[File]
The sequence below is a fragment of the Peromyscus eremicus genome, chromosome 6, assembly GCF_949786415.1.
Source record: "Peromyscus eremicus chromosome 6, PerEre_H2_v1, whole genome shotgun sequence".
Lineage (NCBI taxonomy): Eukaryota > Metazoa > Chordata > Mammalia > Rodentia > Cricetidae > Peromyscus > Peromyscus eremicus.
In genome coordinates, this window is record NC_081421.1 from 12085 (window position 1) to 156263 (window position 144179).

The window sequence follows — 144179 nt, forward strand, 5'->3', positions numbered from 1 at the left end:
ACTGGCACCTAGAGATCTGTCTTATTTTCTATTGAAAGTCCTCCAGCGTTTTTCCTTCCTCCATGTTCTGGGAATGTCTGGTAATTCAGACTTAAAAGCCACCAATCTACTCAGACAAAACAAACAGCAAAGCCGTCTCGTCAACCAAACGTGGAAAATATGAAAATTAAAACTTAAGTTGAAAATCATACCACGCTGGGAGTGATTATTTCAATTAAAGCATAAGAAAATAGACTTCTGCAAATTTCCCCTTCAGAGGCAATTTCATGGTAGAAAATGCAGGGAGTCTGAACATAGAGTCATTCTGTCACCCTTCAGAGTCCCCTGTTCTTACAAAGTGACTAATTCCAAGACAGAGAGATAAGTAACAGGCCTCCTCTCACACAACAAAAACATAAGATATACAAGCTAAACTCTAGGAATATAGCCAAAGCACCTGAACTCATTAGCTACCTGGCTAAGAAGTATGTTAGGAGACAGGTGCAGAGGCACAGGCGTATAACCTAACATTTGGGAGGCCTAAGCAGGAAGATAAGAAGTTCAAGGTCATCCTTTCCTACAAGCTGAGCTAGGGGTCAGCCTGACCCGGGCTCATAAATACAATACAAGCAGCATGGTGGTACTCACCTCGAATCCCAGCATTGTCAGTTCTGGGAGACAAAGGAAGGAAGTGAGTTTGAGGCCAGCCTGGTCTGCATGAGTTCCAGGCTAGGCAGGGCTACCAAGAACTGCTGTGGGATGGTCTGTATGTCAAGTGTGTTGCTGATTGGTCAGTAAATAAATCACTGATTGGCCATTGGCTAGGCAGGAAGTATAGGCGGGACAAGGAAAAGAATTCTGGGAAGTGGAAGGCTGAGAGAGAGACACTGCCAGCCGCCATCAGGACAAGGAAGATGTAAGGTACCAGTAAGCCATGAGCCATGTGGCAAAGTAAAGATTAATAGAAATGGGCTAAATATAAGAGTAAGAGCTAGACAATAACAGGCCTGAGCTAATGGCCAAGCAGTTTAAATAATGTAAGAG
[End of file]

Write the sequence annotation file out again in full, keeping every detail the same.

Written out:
The sequence below is a fragment of the Peromyscus eremicus genome, chromosome 6, assembly GCF_949786415.1.
Source record: "Peromyscus eremicus chromosome 6, PerEre_H2_v1, whole genome shotgun sequence".
Lineage (NCBI taxonomy): Eukaryota > Metazoa > Chordata > Mammalia > Rodentia > Cricetidae > Peromyscus > Peromyscus eremicus.
In genome coordinates, this window is record NC_081421.1 from 12085 (window position 1) to 156263 (window position 144179).

The window sequence follows — 144179 nt, forward strand, 5'->3', positions numbered from 1 at the left end:
ACTGGCACCTAGAGATCTGTCTTATTTTCTATTGAAAGTCCTCCAGCGTTTTTCCTTCCTCCATGTTCTGGGAATGTCTGGTAATTCAGACTTAAAAGCCACCAATCTACTCAGACAAAACAAACAGCAAAGCCGTCTCGTCAACCAAACGTGGAAAATATGAAAATTAAAACTTAAGTTGAAAATCATACCACGCTGGGAGTGATTATTTCAATTAAAGCATAAGAAAATAGACTTCTGCAAATTTCCCCTTCAGAGGCAATTTCATGGTAGAAAATGCAGGGAGTCTGAACATAGAGTCATTCTGTCACCCTTCAGAGTCCCCTGTTCTTACAAAGTGACTAATTCCAAGACAGAGAGATAAGTAACAGGCCTCCTCTCACACAACAAAAACATAAGATATACAAGCTAAACTCTAGGAATATAGCCAAAGCACCTGAACTCATTAGCTACCTGGCTAAGAAGTATGTTAGGAGACAGGTGCAGAGGCACAGGCGTATAACCTAACATTTGGGAGGCCTAAGCAGGAAGATAAGAAGTTCAAGGTCATCCTTTCCTACAAGCTGAGCTAGGGGTCAGCCTGACCCGGGCTCATAAATACAATACAAGCAGCATGGTGGTACTCACCTCGAATCCCAGCATTGTCAGTTCTGGGAGACAAAGGAAGGAAGTGAGTTTGAGGCCAGCCTGGTCTGCATGAGTTCCAGGCTAGGCAGGGCTACCAAGAACTGCTGTGGGATGGTCTGTATGTCAAGTGTGTTGCTGATTGGTCAGTAAATAAATCACTGATTGGCCATTGGCTAGGCAGGAAGTATAGGCGGGACAAGGAAAAGAATTCTGGGAAGTGGAAGGCTGAGAGAGAGACACTGCCAGCCGCCATCAGGACAAGGAAGATGTAAGGTACCAGTAAGCCATGAGCCATGTGGCAAAGTAAAGATTAATAGAAATGGGCTAAATATAAGAGTAAGAGCTAGACAATAACAGGCCTGAGCTAATGGCCAAGCAGTTTAAATAATGTAAGAG